English writer Osbert Sitwell, author of The Man Who Lost Himself and member of the Ghost Club, noted: “For most of the well-to-do in the town, dinner was a shibboleth, its hour dividing mankind.” Adding a thematically related quote by Ronald Reagan, “All great change in America begins at the dinner table.”
Since premiering at Sundance Film Festival on January 24, 2020, Dinner in America—written and directed by Adam Rehmeier (Jonas)—has received consistent critical acclaim. This treasured indie film is now available on Arrow UK. Theatrically, Dinner in America will be next released in Japan, in September 2021. One of the film’s co-producers was Ben Stiller via Red Hour Productions.
Due to the fact that Rehmeier wanted to be faithful to his vision of the early ’90s punk scene (which he personally experienced while coming of age in Lincoln, Nebraska), his project took almost a decade to crystallize thoroughly. And his attention to detail has greatly paid off, so it was well worth the wait.
Hopefully, Dinner in America will get proper distribution and online streaming soon, because many potential spectators might benefit of its uplifting message and playful sense of humor—wrapped in vibrant cinematography by Jean-Philippe Bernier—to counteract these murky post-COVID crisis days.
Kyle Gallner (Dear White People)—who recently won the Dublin Film Critics Special Jury Prize—plays punk renegade Simon/John Q, delivering a tour de force performance that won’t leave most viewers indifferent, for better or worse.
Opposite Gallner is Emily Skeggs (The Miseducation of Cameron Post), a young actress who proves to be the film’s truly lasting pulse. Her talent is a hidden gem, giving to her character Patty a pure quirky light contrasting to Simon’s grittiness. Skegg’s portrayal emanates genuine love of a certain type of misfit, in particular of nerdy-looking girls from suburbia.
In the first scene, we are treated to some gruesome medical experiments that Simon undergoes courtesy of Nutritional Tech, a government sponsored company that compensates him with only a fraction of the money they had promised. When one of the doctors asks him, “10 being the strongest of the scale, how is the nausea?”, an unfazed Simon responds: “I would say 11.”
Simon leaves the medical center with an oversexed patient named Beth (Hannah Marks), who invites him to a Sunday dinner at her home. At the moment Simon succumbs to the advances of Betty (Beth’s mom)—played by a seductive Lea Thompson (Back to the Future)—family chaos ensues in the aftermath.
The “meet-cute” between Simon and Patty happens at the PetZone’s back alley, when Patty is taking a break from the drudgery of her job. Suddenly she learns Simon is fleeing from some policemen, eager to catch him at the behest of Beth’s family, who have offered a reward for his arrest and capture.
Rehmeier skilfully subverts the “toerag” stereotype that afflicts the antagonistic and sexist punk culture, by displaying each stage of flirting between the insolent and brooding Simon and the sweetly awkward Patty. Gallner offers subtle hints that Simon is strangely amused—yet shocked—by Patty when she dances to his band Psy Ops’ hardcore tunes in her kiddy bedroom.
After witnessing how their bond is strengthened—through several revenge pranks on a couple of despicable jocks, and shortly after that by forcing Patty’s former employer to pay her last check—we start to suspect Simon will eventually let her know the real conflicted guy behind his punk mask. Slowly Patty manages to make Simon relatable and eventually redeemable—which in turn makes her the film’s wacky heroine—especially during her rendition of the iconic song “Watermelon.”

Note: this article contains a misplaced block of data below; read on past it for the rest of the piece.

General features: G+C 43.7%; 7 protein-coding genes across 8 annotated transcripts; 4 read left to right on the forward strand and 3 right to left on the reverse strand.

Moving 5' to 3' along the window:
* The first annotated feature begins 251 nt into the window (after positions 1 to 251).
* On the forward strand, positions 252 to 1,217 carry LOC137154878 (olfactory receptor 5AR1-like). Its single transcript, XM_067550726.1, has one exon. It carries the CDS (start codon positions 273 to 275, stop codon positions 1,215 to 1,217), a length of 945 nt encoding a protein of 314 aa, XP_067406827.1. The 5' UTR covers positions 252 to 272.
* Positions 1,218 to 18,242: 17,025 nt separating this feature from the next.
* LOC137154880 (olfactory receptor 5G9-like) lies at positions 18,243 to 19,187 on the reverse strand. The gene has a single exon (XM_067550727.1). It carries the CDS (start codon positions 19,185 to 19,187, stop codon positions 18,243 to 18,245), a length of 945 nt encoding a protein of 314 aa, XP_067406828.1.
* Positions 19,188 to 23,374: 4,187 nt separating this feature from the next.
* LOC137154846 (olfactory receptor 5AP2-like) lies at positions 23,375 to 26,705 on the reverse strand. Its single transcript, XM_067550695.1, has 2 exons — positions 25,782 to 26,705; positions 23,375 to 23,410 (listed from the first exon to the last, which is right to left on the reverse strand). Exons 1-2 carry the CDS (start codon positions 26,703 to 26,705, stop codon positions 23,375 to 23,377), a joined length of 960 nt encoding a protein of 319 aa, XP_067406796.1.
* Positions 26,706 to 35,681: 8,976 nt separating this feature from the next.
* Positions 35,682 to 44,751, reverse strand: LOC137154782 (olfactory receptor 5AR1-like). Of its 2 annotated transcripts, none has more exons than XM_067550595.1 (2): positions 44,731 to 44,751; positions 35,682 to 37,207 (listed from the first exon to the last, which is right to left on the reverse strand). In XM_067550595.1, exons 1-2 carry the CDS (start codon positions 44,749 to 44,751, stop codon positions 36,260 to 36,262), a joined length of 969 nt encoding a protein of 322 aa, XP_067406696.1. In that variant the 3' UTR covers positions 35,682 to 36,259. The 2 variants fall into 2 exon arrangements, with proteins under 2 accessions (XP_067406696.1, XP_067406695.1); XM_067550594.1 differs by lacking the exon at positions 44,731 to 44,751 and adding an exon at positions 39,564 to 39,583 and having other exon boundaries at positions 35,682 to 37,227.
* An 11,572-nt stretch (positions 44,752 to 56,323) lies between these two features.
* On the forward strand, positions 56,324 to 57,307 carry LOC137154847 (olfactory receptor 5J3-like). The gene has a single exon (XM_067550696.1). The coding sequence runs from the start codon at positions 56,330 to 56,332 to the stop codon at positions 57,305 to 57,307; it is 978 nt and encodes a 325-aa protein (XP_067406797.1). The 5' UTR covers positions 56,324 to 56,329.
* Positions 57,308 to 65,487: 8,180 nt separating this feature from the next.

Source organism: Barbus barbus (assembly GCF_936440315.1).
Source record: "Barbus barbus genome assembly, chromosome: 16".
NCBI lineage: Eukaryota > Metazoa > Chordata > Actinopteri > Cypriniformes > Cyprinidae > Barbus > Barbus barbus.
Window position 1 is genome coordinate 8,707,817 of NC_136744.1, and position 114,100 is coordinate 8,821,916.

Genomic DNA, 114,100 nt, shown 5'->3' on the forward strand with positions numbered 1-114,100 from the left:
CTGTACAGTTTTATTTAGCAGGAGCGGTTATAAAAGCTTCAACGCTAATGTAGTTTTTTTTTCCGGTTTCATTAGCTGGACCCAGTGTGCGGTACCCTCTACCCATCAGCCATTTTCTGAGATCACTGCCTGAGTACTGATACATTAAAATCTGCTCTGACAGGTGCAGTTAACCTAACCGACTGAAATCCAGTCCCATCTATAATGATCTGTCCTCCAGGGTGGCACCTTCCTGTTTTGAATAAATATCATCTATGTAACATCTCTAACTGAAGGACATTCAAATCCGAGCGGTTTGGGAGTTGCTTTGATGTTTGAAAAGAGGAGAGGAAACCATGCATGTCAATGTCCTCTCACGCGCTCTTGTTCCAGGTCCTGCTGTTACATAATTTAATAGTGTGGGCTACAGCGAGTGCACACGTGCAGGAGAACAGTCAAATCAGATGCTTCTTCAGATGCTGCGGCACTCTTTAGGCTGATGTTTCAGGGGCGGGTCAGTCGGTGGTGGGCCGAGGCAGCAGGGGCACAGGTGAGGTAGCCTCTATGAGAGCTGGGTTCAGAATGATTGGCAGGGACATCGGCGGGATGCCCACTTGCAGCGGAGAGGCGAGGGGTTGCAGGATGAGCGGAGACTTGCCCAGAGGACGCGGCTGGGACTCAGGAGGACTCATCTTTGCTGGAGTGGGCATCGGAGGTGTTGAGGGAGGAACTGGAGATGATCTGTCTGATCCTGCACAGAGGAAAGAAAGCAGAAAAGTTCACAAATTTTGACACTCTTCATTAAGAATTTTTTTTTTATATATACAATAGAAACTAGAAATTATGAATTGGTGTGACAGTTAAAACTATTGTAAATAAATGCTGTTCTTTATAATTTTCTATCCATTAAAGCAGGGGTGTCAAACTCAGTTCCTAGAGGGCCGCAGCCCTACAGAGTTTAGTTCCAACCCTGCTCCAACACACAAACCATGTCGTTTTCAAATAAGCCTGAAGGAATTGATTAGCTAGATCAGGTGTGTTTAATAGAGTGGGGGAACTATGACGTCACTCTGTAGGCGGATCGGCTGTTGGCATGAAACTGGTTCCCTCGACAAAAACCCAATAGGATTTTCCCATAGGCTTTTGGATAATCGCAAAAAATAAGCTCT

A momentous dinner scene involves Simon’s bourgeois family, who are terribly dismissive of Simon and Patty’s creative music goals. Whereas Patty’s parents are quite lovable and naïve, Simon’s seem to lack the most basic empathy skills. In this specific scene, Rehmeier highlights how hypocritical and tendentious is Simon’s sister Renae, who despises her rebellious brother and belittles Patty condescendingly.
Rehmeier’s criticism is sharp and accurate throughout, unveiling the ritualized conventionalisms of the typical middle-class family from the American Midwest. It looks as if their entire lives are a mere attempt to flaunt their social status and their fake façades, while actively hating those who are capable of finding their own way.
Simon resists the temptation to go mainstream by refusing to be the opening act of faux-punk band The Alliance. Simon is a quintessential rebel in the mold of Marlon Brando’s cop-hating biker Johnny Strabler (The Wild One). Unfortunately, Patty doesn’t have many similar female counterparts, since her screen persona is such an original creation to date.
Rehmeier explained: “At its heart, the film is an underdog love story about two very different characters, each marginalized misfits in their own right. They find each other through music.” I think his film conveys a peculiar mixture of abrasiveness (“Fuck China Hut, Fuck America”) and tenderness (“You need to take it down a notch”) that deftly reflects the duality of these characters.
Rehmeier’s Dinner in America brings to mind widely assorted influences from indie classics like Todd Solondz’s Welcome to the Dollhouse, Jared Hess’s Napoleon Dynamite, Terry Zwigoff’s Ghost World, Michael Lehmann’s Heathers, Allan Moyle’s Pump Up the Volume, Darren Stein’s Jawbreaker, Bobcat Goldthwait’s God Bless America, Jefery Levy’s S.F.W., Jason Reitman’s Juno, Shari Springer Berman and Robert Pulcini’s American Splendor, Sam Mendes’s American Beauty, and David Lynch’s Blue Velvet, among others.
“In a crisis a man learnt what was real to him and what was unreal; that he became himself, choosing what he really needed.” —Alec Waugh (author of The Loom of Youth and Wheels within Wheels: A Story of the Girls)